Sue Gee

Published by Salt Publishing 15 April 2016

320pp, paperback, £8.99

Reviewed by Rachel Hore

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During her lengthy writing career, Sue Gee has garnered a breadth of acclaim that encompasses the Romantic Novel of the Year award for Hours of the Night and an Orange Prize longlisting for The Mysteries of Glass.  In Trio, her tenth novel, she once again explores what she does best: the relationship between community and the lonely interior world of the human spirit.

The setting is Northumberland in the years immediately before World War II.   Steven Coulter, a young history teacher at a boys’ secondary school in the hill town of Kirkhoughton, has recently lost Margaret, his bride of a year, to the scourge of tuberculosis.  The routines of work help carry him through the days, but outside school he shuts himself away in their now forlorn moorland love nest, burying himself in memories.  Gee very tenderly dramatizes the different stations of his grief, the way part of his mind refuses to accept that she’s gone, how he writes to his wife as though he’s speaking to her, and how painful reminders of her snag unexpectedly.  The author is good, too, on the harmony of man and nature.  Snow falls, spring creeps over the moor; the changing seasons measure the passing of time, and slowly Steven grows accommodated to his loss.

The life of the local boys’ school is warmly and richly evoked. Steven is watched over by his head of department, Frank Embleton, a kind and charismatic Oxford man of his own age, though from a more privileged background.  Frank introduces Steven to his beguiling sister Diana and their sensitive childhood pal Margot, who is a promising pianist.  Margot, Diana on cello, and a third friend, George, a talented violinist, are making their names together as the Hepplewick  Trio. Steven, hitherto ignorant of music, is soon drawn into a new and captivating world.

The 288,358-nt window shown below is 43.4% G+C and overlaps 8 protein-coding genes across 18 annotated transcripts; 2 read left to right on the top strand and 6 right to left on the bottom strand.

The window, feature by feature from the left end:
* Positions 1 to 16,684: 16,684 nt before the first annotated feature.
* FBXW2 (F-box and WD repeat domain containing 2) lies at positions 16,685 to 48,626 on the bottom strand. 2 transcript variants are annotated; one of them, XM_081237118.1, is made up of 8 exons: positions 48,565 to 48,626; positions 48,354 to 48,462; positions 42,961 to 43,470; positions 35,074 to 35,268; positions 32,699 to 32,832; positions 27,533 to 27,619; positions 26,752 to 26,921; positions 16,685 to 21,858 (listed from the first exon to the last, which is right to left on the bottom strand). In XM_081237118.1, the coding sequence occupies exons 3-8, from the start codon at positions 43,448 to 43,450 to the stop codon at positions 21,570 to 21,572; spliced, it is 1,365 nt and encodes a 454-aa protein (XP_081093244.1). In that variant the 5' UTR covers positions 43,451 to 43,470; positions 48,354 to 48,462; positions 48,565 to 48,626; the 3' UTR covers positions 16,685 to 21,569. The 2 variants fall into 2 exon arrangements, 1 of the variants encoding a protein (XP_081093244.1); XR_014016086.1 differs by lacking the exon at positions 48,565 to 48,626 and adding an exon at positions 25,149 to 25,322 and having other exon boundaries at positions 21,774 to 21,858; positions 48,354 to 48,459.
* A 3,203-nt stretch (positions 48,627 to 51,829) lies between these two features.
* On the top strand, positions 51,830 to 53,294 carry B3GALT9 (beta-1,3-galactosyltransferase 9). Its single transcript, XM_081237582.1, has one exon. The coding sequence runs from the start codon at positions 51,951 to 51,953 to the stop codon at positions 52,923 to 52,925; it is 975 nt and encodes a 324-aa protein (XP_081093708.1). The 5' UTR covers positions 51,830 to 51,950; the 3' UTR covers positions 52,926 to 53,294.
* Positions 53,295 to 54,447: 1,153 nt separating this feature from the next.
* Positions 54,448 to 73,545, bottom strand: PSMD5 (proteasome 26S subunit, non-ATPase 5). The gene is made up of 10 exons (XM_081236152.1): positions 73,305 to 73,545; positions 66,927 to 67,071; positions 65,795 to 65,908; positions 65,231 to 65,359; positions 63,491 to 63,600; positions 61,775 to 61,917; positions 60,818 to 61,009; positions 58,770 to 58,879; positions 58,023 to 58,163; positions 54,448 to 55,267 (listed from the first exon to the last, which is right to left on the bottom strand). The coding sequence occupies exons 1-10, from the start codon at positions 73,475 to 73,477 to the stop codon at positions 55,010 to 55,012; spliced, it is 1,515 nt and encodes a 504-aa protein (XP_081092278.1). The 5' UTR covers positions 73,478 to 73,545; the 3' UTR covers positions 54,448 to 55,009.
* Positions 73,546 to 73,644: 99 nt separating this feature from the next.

To write about music in fiction is a singular challenge.  Why, in the first place, try to put into words what the music itself can surely express with more eloquence, directness and power?  Perhaps where the novelist delivers is through describing the effect that music has on players and audience alike.   Thus, Margot plays ‘so intently, going right into the music, as if it were a living thing.’  And as he listens Steven ‘was more conscious of feeling better, lifted and – yes – excited.’  This engagement with music as something created, alive, the sense of it being a language of intellect and emotion, is a particular high point of Trio.  Gee also dramatizes music’s healing powers in Steven’s case, but in a way that it is never mawkish or trite.

There’s an excellent sense, too, of how the characters’ stories in this small, isolated community unfold against a wider context.  Sue Gee is good here at using little touches such as the Fusilliers glimpsed training up on the moors and idealistic left-wing Frank receiving mysterious parcels of books from London.  Ghosts of the Great War lurk everywhere, but especially in the backgrounds of the governess Miss Renner, whose fiancé was lost at the Somme, and the shellshocked survivor of the same battle, David Dunn, a fellow teacher at the school.

Pre-war Northumberland is a world now lost, and despite the miniaturist approach and the immediacy of the close third person narrative, sometimes when filling in time gaps the author employs impressionistic flashbacks or description, which gives the reader an unsettling sense of viewing the story through the wrong end of a telescope.  All this prepares though, for a surprising turn towards the end of the novel, when a fresh voice takes up the tale, linking the past in a satisfying and instructive way with the present.  Trio is an enjoyable and heart-twisting story that will linger long in the mind.

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